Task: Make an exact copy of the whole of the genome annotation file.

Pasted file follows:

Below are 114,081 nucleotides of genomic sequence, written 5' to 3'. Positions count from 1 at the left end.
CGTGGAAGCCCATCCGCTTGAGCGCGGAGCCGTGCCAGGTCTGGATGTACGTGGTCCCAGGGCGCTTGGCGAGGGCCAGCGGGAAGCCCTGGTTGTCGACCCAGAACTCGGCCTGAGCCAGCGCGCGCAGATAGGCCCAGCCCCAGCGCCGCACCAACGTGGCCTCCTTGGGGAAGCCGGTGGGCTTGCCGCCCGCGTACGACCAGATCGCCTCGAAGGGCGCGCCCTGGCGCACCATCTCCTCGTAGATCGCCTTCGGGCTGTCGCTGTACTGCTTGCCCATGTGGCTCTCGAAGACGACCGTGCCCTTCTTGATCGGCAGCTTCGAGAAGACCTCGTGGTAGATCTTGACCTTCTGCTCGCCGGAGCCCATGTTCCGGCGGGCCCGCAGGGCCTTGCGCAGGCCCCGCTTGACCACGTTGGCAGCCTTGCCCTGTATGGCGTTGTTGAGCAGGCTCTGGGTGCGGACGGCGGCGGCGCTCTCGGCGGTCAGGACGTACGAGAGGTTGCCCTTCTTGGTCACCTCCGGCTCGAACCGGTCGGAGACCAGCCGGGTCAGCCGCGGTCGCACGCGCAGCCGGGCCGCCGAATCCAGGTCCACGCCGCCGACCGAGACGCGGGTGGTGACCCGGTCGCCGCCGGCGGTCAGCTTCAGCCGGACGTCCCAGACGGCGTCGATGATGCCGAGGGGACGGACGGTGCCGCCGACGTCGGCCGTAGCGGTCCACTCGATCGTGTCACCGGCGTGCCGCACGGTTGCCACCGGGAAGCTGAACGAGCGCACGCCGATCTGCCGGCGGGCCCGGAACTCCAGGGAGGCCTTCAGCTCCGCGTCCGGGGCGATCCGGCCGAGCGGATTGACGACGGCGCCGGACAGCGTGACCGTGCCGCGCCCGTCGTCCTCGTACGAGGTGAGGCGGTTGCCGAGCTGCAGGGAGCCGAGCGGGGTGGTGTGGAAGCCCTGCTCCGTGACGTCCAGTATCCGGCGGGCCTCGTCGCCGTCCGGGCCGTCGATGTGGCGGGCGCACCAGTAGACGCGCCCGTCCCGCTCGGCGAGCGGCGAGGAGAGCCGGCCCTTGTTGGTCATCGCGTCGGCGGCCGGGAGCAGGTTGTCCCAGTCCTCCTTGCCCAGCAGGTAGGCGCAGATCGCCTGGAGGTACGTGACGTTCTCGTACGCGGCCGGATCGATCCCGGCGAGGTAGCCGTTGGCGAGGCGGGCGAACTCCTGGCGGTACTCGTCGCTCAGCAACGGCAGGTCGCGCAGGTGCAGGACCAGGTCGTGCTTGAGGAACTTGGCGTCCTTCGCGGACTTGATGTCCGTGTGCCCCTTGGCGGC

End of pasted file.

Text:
Below are 114,081 nucleotides of genomic sequence, written 5' to 3'. Positions count from 1 at the left end.
CGTGGAAGCCCATCCGCTTGAGCGCGGAGCCGTGCCAGGTCTGGATGTACGTGGTCCCAGGGCGCTTGGCGAGGGCCAGCGGGAAGCCCTGGTTGTCGACCCAGAACTCGGCCTGAGCCAGCGCGCGCAGATAGGCCCAGCCCCAGCGCCGCACCAACGTGGCCTCCTTGGGGAAGCCGGTGGGCTTGCCGCCCGCGTACGACCAGATCGCCTCGAAGGGCGCGCCCTGGCGCACCATCTCCTCGTAGATCGCCTTCGGGCTGTCGCTGTACTGCTTGCCCATGTGGCTCTCGAAGACGACCGTGCCCTTCTTGATCGGCAGCTTCGAGAAGACCTCGTGGTAGATCTTGACCTTCTGCTCGCCGGAGCCCATGTTCCGGCGGGCCCGCAGGGCCTTGCGCAGGCCCCGCTTGACCACGTTGGCAGCCTTGCCCTGTATGGCGTTGTTGAGCAGGCTCTGGGTGCGGACGGCGGCGGCGCTCTCGGCGGTCAGGACGTACGAGAGGTTGCCCTTCTTGGTCACCTCCGGCTCGAACCGGTCGGAGACCAGCCGGGTCAGCCGCGGTCGCACGCGCAGCCGGGCCGCCGAATCCAGGTCCACGCCGCCGACCGAGACGCGGGTGGTGACCCGGTCGCCGCCGGCGGTCAGCTTCAGCCGGACGTCCCAGACGGCGTCGATGATGCCGAGGGGACGGACGGTGCCGCCGACGTCGGCCGTAGCGGTCCACTCGATCGTGTCACCGGCGTGCCGCACGGTTGCCACCGGGAAGCTGAACGAGCGCACGCCGATCTGCCGGCGGGCCCGGAACTCCAGGGAGGCCTTCAGCTCCGCGTCCGGGGCGATCCGGCCGAGCGGATTGACGACGGCGCCGGACAGCGTGACCGTGCCGCGCCCGTCGTCCTCGTACGAGGTGAGGCGGTTGCCGAGCTGCAGGGAGCCGAGCGGGGTGGTGTGGAAGCCCTGCTCCGTGACGTCCAGTATCCGGCGGGCCTCGTCGCCGTCCGGGCCGTCGATGTGGCGGGCGCACCAGTAGACGCGCCCGTCCCGCTCGGCGAGCGGCGAGGAGAGCCGGCCCTTGTTGGTCATCGCGTCGGCGGCCGGGAGCAGGTTGTCCCAGTCCTCCTTGCCCAGCAGGTAGGCGCAGATCGCCTGGAGGTACGTGACGTTCTCGTACGCGGCCGGATCGATCCCGGCGAGGTAGCCGTTGGCGAGGCGGGCGAACTCCTGGCGGTACTCGTCGCTCAGCAACGGCAGGTCGCGCAGGTGCAGGACCAGGTCGTGCTTGAGGAACTTGGCGTCCTTCGCGGACTTGATGTCCGTGTGCCCCTTGGCGGC